Using the U.S. Prosperity Index

The United Stated Prosperity Index has been developed as a tool in order to help a wide variety of actors contribute to strengthening the pathways from poverty to prosperity across the United States.

The Index will benefit a wide range of users. Political leaders can use it to help shape priorities for a policy agenda to create pathways from poverty to prosperity. Policymakers can use it set specific agendas within their area of control to create prosperity growth. Investors can use it to inform capital allocation, and also to engage with country leaders on what is needed for them to allocate further. Business leaders can use it to identify and communicate the changes they need to improve the business climate and the productive capacity of nations. Philanthropists can use it to identify the areas where they can have the greatest impact – beyond the well-trodden paths. Researchers can use it to complement other datasets to analyze the underlying patterns behind development, and inform the policy community.

Interpreting the Index

For every U.S. state and region, the Index uses the same indicators, and combines them in the same way to create elements and pillars. It is therefore possible to use the Index to compare the relative performance of each state and region for overall prosperity and each of the 11 pillars of prosperity, such as health, education, and social capital, as well as the 48 elements within the pillars, mental health, primary education, and social tolerance.

Making these comparisons will enable the user to explore which aspects of prosperity are more or less prominent within a state or region and how states compare against each other. The higher the ranking, the stronger the performance of that state or region on the pillar or element when compared with a state or region lower down in the rankings. Through the Index, it is also possible to see whether prosperity is strengthening or weakening over time, and what specifically is driving the change.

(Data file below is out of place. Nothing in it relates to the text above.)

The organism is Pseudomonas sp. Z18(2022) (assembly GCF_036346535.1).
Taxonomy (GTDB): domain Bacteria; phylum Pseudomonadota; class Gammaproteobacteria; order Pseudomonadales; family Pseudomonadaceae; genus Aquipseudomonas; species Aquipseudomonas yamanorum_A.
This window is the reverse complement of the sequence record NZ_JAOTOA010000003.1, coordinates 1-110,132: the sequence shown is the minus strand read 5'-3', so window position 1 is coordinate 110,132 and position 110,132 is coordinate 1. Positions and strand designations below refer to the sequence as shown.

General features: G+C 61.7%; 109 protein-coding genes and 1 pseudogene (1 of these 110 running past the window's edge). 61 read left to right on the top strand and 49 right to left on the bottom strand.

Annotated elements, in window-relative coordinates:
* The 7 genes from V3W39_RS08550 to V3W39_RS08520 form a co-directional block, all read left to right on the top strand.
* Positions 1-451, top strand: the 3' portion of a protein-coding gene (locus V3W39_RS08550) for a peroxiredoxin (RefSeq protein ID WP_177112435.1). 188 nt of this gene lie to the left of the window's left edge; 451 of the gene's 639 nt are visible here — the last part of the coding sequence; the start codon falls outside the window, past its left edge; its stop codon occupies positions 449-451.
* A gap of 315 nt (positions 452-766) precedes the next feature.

Using the Index

The data in the Index and analysis contained in the report can be used for a variety of purposes. For example benchmarking performance against peers; in-depth analysis of prosperity at the state level; understanding whether prosperity is improving or weakening over time, and why; identifying the binding constraints to increased prosperity; and informing priorities for state and local agendas.

Where a state is showing a strong or weak performance on prosperity in a pillar or element, it is possible to drill down and identify what particular indicators are driving that trend. This will help identify the policy action needed to strengthen performance. For example, it may be discovered that a state’s poor prosperity rankings are driven by a weak performance in education. Upon further investigation, the Index reveals that this is due to primary education and, in particular, due to markedly low test scores for math. This information can help to target specific areas that need improvement and provide a starting point for what can be done to improve education, and therefore prosperity, in the state.

In addition to being able to compare states and regions in a specific year, the Index also provides data over a 10-year period, so it is possible to assess whether a state has improved or weakened over time. Using the example above, the Index may actually show that primary education test scores for math have declined rapidly in the state over the past 3 years. Discussion with local education officials on the test score decline reveals it coincides with the introduction of a new syllabus that was implemented state wide, thus pointing to the particular area where action would need to be targeted.

While the Prosperity Index provides a holistic picture across many dimensions, as with all such data sources it provides only a partial picture. It needs to be complemented by real-life experience and state-specific information to inform substantive decision-making, but it provides crucial data-driven information into discussions for those that wish to create pathways from poverty to prosperity.

The U.S. Prosperity Index will benefit a wide range of users, including policymakers, business leaders, investors, philanthropists, and researchers.